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CRS: Franked Mail Has Cost $1.4B

Almost three decades of Members mailing glossy newsletters and legislative updates to their constituents has cost taxpayers more than $1.4 billion — and most of it was spent during election years.

Those facts, outlined in a new study by the Congressional Research Service, have further bolstered the case made by taxpayer watchdog groups, who maintain that the long-standing Congressional privilege of sending mass mailings on the government’s dime is wasteful and useless.

“It costs too much money, and they should stop doing it,” said Grover Norquist, president of Americans for Tax Reform. “For the amount of money they spent here, you could have had three and a half bridges to nowhere.”

Groups like ATR have argued for years that this privilege, called franking, unfairly charges taxpayers for mailings that they say act as campaign materials. To support their argument, they point to spikes in spending.

For example, the Sept. 25 CRS report found that in fiscal 2006 — an election year — Members spent $34.3 million on official mail, most of which was mass mailings. But for 2005 that number dropped to $17.6 million. It’s evidence, critics say, of a system that has been abused.

“As far as mass mailing goes, I see frankly no real justification,” said Rep. Jeff Flake (R-Ariz.), a critic of franking. “It just gives incumbents that advantage. We have enough advantages already.”

That doesn’t mean Members haven’t drastically cut down on how much they spent on franking. In 1988, Congress spent about $113 million on official mail, about 70 percent more than in 2006. But Flake argues that the excesses of the 1980s shouldn’t make Members feel better about their wasteful spending today.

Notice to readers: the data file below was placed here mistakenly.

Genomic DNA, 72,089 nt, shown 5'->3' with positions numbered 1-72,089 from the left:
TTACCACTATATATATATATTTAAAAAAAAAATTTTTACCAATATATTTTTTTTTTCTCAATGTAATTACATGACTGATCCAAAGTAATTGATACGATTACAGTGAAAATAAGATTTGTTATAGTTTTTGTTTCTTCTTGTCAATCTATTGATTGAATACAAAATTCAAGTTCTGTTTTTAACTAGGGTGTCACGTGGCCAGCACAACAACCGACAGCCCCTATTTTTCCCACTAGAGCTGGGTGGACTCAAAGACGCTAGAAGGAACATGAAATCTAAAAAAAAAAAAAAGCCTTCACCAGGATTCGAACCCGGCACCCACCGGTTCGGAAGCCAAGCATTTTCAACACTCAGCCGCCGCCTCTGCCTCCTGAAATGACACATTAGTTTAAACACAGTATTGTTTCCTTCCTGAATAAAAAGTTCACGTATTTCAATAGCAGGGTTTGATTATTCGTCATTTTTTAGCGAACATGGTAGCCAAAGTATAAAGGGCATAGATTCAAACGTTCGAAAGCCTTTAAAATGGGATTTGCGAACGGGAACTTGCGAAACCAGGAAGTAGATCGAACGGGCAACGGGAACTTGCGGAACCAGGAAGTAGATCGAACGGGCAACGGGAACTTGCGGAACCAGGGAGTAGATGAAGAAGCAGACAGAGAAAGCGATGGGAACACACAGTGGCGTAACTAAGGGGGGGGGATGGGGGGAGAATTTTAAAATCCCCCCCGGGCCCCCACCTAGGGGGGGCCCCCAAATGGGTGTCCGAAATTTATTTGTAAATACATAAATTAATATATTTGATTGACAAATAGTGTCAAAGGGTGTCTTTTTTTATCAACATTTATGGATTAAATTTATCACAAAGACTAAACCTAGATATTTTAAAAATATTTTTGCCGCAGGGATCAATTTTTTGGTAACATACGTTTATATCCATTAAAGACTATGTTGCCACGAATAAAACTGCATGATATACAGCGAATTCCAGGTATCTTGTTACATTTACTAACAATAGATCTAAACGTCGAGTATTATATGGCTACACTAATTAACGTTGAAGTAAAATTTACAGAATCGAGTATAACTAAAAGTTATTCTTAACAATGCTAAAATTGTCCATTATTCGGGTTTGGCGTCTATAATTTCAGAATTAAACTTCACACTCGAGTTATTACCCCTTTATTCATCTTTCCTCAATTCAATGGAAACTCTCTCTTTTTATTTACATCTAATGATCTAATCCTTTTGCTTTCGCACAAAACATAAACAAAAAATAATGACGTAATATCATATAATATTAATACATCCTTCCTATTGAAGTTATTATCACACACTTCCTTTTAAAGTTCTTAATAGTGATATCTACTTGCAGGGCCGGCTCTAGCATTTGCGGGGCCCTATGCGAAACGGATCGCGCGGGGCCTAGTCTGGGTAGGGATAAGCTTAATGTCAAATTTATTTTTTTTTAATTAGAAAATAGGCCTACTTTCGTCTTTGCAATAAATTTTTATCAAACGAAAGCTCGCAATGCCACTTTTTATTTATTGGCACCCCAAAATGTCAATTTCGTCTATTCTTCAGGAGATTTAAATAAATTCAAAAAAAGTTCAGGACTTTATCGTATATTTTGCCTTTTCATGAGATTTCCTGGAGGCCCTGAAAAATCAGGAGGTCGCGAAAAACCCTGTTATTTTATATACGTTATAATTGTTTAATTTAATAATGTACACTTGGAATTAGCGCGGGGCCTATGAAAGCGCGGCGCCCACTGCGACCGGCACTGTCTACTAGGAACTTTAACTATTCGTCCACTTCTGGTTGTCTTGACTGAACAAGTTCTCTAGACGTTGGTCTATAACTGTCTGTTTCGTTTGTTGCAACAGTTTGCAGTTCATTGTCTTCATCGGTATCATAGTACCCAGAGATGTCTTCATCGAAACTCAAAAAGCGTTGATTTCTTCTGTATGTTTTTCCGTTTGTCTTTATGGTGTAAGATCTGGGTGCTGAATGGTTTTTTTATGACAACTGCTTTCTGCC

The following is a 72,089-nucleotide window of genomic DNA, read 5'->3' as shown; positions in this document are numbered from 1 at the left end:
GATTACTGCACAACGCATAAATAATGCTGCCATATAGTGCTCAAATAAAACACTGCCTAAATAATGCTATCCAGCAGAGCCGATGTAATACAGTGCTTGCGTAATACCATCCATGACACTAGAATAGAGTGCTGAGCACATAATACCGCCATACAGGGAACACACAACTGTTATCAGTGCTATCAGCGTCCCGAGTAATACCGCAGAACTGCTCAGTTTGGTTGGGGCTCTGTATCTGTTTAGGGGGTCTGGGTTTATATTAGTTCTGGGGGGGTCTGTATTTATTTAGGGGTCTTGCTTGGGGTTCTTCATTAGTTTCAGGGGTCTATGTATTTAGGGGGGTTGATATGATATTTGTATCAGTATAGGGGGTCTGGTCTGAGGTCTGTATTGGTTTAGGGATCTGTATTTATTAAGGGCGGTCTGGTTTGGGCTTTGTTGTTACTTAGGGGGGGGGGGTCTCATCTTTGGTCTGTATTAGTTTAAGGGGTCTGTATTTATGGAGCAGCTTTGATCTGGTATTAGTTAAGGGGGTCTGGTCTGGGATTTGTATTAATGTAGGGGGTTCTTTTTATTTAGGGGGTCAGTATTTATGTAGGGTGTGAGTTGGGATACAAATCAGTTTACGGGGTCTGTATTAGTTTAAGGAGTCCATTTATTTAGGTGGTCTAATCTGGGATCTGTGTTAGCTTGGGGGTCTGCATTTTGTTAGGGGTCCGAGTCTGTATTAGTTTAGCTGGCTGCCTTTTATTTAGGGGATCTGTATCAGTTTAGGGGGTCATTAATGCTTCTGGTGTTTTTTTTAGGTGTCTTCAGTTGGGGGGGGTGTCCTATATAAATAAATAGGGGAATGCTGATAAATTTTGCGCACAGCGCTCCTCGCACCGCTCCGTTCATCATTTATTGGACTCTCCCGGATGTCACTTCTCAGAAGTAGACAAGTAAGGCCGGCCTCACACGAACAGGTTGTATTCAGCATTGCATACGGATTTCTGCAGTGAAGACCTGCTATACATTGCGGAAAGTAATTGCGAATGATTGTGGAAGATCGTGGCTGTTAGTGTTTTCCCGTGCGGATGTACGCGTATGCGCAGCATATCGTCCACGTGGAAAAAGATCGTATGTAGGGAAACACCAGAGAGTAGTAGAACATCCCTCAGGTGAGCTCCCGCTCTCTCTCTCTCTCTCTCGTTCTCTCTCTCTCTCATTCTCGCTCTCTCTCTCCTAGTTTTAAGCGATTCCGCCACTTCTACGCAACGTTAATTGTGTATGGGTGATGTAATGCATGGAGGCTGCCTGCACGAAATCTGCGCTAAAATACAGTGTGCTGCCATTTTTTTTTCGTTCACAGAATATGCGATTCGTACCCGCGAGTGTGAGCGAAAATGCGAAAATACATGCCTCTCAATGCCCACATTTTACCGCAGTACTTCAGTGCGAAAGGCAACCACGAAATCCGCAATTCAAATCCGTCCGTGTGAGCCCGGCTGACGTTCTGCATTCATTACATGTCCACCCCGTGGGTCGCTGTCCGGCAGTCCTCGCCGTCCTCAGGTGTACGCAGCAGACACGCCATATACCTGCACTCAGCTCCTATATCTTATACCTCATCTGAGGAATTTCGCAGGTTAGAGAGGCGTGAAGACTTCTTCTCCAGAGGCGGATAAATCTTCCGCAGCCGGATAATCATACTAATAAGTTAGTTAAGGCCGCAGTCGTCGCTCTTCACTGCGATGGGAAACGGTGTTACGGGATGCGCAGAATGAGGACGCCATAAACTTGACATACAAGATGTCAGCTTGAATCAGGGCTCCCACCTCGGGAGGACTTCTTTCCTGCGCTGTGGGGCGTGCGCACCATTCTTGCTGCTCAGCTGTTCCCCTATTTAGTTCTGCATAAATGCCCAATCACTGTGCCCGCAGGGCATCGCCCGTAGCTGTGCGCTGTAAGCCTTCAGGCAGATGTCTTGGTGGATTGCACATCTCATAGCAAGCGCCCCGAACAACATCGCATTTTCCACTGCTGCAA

“There were a lot of things being done at that time just beyond the pale,” he said. “I don’t think it ought to be comforting to any of us.”

Flake has introduced a bill that would require Members to put the price of every mass mailing on the mail itself, letting constituents know exactly how much they paid to get that information. But his bill has gathered only one co-sponsor, and he was uncertain Monday of whether he would get a significant amount of support. Both parties are guilty of this “blatant campaigning,” he said, and there are only a handful of Members who don’t use the privilege.

“It seems that every decade or two, they appoint a franking commission because it just becomes so blatant and so bad,” he said. “I think we’ve got to be hitting that point.”

But there are plenty of Members from both parties who disagree. Rep. Henry Brown (R-S.C.) said he sends about three mass mailings a year, updating constituents on legislation and asking for feedback on what issues they want addressed. From April 1 to June 30, Brown spent $85,300 on 398,000 pieces of mail, one of the highest amounts spent on franking in the House for that quarter.